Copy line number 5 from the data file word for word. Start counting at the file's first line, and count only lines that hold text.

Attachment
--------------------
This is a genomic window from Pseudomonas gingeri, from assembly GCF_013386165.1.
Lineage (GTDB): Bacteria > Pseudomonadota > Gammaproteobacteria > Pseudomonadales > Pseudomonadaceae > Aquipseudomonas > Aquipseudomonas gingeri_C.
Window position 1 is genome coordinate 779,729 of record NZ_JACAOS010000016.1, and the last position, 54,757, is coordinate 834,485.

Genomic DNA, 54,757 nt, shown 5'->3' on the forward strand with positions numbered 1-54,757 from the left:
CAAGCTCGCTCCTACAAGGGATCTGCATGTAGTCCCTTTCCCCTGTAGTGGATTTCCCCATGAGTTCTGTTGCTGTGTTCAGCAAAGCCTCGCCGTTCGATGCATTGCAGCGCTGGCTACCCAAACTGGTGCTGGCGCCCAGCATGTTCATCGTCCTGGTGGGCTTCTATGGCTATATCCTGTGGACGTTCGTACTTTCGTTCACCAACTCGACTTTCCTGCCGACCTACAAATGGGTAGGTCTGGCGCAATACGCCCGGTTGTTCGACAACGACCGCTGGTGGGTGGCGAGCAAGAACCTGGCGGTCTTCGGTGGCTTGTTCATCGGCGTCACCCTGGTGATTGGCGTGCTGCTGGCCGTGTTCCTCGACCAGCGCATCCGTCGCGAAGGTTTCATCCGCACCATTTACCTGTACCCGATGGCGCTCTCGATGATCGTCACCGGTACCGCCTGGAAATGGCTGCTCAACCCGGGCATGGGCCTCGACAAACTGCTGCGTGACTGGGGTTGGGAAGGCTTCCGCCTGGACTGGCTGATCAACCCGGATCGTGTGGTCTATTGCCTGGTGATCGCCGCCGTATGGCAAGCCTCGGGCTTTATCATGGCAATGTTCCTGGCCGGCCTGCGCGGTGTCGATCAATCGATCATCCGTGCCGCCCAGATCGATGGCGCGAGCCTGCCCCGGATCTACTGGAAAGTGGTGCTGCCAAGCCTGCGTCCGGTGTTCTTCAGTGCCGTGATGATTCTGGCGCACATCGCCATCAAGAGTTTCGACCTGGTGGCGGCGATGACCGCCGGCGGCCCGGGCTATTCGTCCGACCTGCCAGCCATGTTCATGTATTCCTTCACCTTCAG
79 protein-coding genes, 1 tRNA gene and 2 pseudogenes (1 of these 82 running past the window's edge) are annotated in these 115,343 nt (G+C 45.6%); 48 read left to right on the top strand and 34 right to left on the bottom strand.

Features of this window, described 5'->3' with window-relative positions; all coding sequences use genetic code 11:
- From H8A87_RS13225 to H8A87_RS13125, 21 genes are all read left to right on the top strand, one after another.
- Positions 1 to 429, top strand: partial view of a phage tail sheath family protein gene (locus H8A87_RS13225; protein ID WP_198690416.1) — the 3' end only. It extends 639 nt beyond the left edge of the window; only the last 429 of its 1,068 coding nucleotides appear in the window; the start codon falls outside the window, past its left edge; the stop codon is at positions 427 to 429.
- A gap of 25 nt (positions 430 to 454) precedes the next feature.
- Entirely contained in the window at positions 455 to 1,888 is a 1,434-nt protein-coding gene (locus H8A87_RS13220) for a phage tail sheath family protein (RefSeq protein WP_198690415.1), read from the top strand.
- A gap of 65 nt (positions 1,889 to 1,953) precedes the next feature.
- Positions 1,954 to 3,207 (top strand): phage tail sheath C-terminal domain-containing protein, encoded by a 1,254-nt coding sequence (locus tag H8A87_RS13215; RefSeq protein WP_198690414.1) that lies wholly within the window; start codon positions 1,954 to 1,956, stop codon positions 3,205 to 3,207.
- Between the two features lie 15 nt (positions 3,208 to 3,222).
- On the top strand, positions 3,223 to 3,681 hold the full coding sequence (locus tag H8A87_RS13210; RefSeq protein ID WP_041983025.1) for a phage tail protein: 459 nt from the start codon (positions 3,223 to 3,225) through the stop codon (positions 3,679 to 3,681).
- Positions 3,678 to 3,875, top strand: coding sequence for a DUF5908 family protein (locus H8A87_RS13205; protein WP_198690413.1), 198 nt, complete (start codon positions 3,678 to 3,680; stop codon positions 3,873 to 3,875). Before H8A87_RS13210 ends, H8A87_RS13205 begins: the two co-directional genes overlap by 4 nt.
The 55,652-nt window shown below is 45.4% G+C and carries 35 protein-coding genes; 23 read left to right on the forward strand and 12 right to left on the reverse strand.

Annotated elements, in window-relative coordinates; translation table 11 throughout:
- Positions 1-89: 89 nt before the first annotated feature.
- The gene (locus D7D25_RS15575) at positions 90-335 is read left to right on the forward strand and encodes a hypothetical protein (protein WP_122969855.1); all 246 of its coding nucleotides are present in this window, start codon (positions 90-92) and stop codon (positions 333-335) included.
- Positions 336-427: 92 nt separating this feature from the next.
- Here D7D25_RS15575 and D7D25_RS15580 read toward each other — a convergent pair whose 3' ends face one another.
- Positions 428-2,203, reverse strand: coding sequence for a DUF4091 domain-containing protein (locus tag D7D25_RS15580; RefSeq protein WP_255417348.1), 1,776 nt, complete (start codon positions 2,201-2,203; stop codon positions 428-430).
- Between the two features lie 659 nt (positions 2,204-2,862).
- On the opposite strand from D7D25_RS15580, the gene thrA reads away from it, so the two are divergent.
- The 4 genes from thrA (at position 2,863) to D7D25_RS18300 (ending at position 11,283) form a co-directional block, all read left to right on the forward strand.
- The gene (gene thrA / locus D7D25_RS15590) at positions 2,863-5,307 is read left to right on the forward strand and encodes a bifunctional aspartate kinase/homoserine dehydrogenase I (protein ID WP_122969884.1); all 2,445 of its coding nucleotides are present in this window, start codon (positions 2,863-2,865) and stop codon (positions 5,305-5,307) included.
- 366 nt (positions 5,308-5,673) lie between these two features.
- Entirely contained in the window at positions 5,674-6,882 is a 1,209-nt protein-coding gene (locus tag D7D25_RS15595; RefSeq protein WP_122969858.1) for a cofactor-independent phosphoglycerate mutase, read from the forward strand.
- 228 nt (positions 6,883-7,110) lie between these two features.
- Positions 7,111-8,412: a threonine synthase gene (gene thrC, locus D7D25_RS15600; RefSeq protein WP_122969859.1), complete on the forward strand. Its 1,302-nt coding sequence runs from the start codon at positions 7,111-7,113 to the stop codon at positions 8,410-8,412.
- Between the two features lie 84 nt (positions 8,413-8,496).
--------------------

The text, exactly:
CAAGCTCGCTCCTACAAGGGATCTGCATGTAGTCCCTTTCCCCTGTAGTGGATTTCCCCATGAGTTCTGTTGCTGTGTTCAGCAAAGCCTCGCCGTTCGATGCATTGCAGCGCTGGCTACCCAAACTGGTGCTGGCGCCCAGCATGTTCATCGTCCTGGTGGGCTTCTATGGCTATATCCTGTGGACGTTCGTACTTTCGTTCACCAACTCGACTTTCCTGCCGACCTACAAATGGGTAGGTCTGGCGCAATACGCCCGGTTGTTCGACAACGACCGCTGGTGGGTGGCGAGCAAGAACCTGGCGGTCTTCGGTGGCTTGTTCATCGGCGTCACCCTGGTGATTGGCGTGCTGCTGGCCGTGTTCCTCGACCAGCGCATCCGTCGCGAAGGTTTCATCCGCACCATTTACCTGTACCCGATGGCGCTCTCGATGATCGTCACCGGTACCGCCTGGAAATGGCTGCTCAACCCGGGCATGGGCCTCGACAAACTGCTGCGTGACTGGGGTTGGGAAGGCTTCCGCCTGGACTGGCTGATCAACCCGGATCGTGTGGTCTATTGCCTGGTGATCGCCGCCGTATGGCAAGCCTCGGGCTTTATCATGGCAATGTTCCTGGCCGGCCTGCGCGGTGTCGATCAATCGATCATCCGTGCCGCCCAGATCGATGGCGCGAGCCTGCCCCGGATCTACTGGAAAGTGGTGCTGCCAAGCCTGCGTCCGGTGTTCTTCAGTGCCGTGATGATTCTGGCGCACATCGCCATCAAGAGTTTCGACCTGGTGGCGGCGATGACCGCCGGCGGCCCGGGCTATTCGTCCGACCTGCCAGCCATGTTCATGTATTCCTTCACCTTCAG